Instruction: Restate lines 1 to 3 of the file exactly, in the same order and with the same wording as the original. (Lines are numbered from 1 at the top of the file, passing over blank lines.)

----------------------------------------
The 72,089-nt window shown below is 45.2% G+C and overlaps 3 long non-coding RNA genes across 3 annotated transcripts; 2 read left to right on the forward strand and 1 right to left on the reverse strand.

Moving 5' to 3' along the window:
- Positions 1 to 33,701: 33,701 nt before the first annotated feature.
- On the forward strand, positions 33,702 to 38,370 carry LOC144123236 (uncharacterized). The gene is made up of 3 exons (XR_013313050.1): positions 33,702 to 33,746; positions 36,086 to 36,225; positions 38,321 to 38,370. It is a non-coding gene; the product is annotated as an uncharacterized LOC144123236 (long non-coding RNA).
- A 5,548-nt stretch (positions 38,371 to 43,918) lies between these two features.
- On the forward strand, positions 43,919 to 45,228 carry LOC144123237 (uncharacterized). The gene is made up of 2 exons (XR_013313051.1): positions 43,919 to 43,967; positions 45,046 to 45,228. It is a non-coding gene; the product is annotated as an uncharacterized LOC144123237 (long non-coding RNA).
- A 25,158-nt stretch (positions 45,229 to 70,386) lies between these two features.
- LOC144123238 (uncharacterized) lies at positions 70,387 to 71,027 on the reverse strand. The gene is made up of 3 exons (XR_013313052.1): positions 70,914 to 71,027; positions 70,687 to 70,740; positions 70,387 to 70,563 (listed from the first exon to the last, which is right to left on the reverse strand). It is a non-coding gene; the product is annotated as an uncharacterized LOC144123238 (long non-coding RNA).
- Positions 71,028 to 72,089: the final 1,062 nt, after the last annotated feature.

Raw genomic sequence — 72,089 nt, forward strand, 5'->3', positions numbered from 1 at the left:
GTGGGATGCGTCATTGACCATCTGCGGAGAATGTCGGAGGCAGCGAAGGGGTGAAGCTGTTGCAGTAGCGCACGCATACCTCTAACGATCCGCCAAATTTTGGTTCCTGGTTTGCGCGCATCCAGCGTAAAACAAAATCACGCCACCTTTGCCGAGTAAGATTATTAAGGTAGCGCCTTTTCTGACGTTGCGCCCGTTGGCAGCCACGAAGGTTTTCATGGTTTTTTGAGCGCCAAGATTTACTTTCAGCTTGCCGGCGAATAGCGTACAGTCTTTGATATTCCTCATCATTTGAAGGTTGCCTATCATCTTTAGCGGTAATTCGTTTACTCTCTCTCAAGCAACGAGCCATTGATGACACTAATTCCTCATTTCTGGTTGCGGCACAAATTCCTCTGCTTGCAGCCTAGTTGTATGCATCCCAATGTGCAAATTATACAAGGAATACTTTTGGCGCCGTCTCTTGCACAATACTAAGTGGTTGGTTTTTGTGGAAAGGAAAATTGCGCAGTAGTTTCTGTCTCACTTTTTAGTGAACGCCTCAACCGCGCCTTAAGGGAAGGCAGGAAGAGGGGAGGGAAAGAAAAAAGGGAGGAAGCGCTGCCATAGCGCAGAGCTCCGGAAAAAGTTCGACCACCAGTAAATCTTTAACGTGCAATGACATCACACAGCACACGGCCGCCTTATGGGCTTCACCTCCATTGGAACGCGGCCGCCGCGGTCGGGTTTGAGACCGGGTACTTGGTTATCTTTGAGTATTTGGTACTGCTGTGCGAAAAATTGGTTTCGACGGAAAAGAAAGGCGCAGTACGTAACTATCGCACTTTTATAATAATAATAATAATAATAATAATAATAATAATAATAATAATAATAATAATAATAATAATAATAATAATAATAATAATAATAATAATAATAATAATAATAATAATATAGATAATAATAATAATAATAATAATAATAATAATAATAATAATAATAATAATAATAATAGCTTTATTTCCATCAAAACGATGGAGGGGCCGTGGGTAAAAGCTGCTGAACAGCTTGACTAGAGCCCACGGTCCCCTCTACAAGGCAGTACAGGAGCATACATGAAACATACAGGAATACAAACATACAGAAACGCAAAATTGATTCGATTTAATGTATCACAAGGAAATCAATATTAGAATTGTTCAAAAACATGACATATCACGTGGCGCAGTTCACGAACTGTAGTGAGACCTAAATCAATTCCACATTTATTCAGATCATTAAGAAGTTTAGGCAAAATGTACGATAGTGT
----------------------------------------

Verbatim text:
The 72,089-nt window shown below is 45.2% G+C and overlaps 3 long non-coding RNA genes across 3 annotated transcripts; 2 read left to right on the forward strand and 1 right to left on the reverse strand.

Moving 5' to 3' along the window:
- Positions 1 to 33,701: 33,701 nt before the first annotated feature.